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FDA Issues Food Industry Guidance for Voluntarily Reducing Sodium in Processed and Packaged Foods

The targets in the final guidance seek to decrease average sodium intake from approximately 3,400 milligrams to 3,000 milligrams per day, about a 12% reduction over the next 2 1/2 years.

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October 14, 2021

FDA

SILVER SPRING, Md. — In a statement this week, the Food and Drug Administration announced new guidance on reducing sodium in 163 food categories of processed, packaged and prepared foods. Citing its public health mission to reduce the burden of chronic disease through improved nutrition, the agency said the US. is facing a growing epidemic of preventable, diet-related conditions such as cardiovascular disease, diabetes and obesity.

"The agency’s work in this area has become even more urgent," said the release, which is attributed to Janet Woodcock, acting commissioner of food and drugs, and Susan T. Mayne, director of the Center for Food Safety and Applied Nutrition (CFSAN).

This week, FDA issued the final guidance, "Voluntary Sodium Reduction Goals: Target Mean and Upper Bound Concentrations for Sodium in Commercially Processed, Packaged, and Prepared Foods,” which it said provides voluntary short-term sodium reduction targets. The guidance is another step the agency is taking to advance the Biden Administration’s whole-of-government approach to nutrition and health and improve future health outcomes.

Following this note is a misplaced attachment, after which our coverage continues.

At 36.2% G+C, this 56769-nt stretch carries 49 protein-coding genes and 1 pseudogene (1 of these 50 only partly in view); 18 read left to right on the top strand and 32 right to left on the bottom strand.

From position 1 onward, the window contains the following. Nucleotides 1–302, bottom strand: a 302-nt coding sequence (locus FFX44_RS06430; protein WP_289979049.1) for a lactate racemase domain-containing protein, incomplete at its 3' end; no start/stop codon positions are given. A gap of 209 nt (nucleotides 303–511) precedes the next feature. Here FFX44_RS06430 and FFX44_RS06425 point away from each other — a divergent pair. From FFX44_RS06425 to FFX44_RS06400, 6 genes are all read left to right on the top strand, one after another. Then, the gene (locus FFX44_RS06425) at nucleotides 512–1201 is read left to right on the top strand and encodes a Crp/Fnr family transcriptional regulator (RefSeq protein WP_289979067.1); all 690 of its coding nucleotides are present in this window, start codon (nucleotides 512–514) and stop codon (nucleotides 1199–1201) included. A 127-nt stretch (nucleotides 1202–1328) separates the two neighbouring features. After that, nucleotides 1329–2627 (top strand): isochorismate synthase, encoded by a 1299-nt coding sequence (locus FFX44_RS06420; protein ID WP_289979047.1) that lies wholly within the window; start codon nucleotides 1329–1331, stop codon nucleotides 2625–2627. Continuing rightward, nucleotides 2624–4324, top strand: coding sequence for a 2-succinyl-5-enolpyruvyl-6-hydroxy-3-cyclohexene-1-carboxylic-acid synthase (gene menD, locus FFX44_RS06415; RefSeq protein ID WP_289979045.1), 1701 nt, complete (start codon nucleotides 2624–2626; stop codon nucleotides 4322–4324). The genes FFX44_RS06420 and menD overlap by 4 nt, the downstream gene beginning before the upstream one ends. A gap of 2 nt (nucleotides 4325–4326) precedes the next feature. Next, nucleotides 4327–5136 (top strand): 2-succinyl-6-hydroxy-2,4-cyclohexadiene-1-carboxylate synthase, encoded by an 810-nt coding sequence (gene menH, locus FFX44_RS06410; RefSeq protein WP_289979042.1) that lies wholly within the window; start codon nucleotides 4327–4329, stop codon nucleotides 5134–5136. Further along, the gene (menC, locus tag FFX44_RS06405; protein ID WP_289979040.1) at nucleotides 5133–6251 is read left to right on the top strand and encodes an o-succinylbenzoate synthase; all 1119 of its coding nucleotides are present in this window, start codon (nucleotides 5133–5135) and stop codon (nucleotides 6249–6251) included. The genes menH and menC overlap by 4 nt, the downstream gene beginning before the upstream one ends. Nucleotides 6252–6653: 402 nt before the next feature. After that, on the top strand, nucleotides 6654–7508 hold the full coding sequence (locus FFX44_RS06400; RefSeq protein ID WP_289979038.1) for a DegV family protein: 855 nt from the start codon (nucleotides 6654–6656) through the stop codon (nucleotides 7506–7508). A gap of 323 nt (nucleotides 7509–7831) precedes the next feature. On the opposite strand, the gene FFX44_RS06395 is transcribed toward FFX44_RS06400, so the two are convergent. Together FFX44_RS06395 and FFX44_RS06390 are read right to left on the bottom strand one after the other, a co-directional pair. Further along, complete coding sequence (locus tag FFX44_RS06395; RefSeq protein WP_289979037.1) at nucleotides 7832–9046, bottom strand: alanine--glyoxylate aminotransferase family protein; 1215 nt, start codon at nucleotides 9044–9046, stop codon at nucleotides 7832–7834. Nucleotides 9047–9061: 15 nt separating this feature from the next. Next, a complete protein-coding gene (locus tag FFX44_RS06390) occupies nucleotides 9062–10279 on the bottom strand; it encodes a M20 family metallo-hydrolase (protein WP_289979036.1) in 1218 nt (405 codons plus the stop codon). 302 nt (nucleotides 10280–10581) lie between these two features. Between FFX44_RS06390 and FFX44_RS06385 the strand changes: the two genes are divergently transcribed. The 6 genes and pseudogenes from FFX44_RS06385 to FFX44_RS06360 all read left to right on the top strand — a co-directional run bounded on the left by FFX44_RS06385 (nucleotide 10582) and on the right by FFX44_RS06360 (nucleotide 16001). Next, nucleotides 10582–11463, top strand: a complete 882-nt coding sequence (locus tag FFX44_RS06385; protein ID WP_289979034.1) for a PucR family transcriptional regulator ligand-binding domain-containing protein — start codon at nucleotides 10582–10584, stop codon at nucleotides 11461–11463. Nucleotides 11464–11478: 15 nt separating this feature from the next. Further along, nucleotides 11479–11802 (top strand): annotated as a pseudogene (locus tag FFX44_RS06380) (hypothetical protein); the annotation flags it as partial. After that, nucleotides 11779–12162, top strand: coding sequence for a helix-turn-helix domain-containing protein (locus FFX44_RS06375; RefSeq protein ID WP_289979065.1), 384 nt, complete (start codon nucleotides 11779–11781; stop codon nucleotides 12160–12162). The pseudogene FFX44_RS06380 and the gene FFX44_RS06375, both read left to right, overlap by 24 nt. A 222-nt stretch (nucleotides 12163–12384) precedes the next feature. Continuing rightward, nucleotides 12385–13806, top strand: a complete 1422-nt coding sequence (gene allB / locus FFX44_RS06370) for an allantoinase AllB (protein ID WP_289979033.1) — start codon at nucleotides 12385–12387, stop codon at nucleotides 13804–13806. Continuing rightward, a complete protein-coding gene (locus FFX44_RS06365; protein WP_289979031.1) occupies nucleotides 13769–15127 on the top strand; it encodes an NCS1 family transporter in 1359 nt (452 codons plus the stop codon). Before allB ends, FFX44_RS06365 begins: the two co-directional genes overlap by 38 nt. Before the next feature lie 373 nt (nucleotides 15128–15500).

The targets in the final guidance seek to decrease average sodium intake from approximately 3,400 milligrams to 3,000 milligrams per day, about a 12% reduction, over the next 2 1/2 years. Although the average intake would still be above the Dietary Guidelines for Americans’ recommended limit of 2,300 milligrams per day for those 14 and older, FDA said it knows that even these modest reductions made slowly over the next few years will substantially decrease diet-related diseases.

"The FDA is committed to playing its part with the tools available to us to help create a healthier food supply, promote healthy habits early and empower consumers to make healthier food choices," Woodcock and Mayne said. "We have already taken steps through our Closer to Zero action plan for reducing exposure to toxic elements in foods commonly eaten by babies and young children to the lowest possible levels and have more work ahead using a similar iterative process. Many of our federal, state and local partners also have initiatives underway that support sodium reduction and help people achieve healthier eating patterns overall. If we act together, we can have a profound impact on the health of millions of people."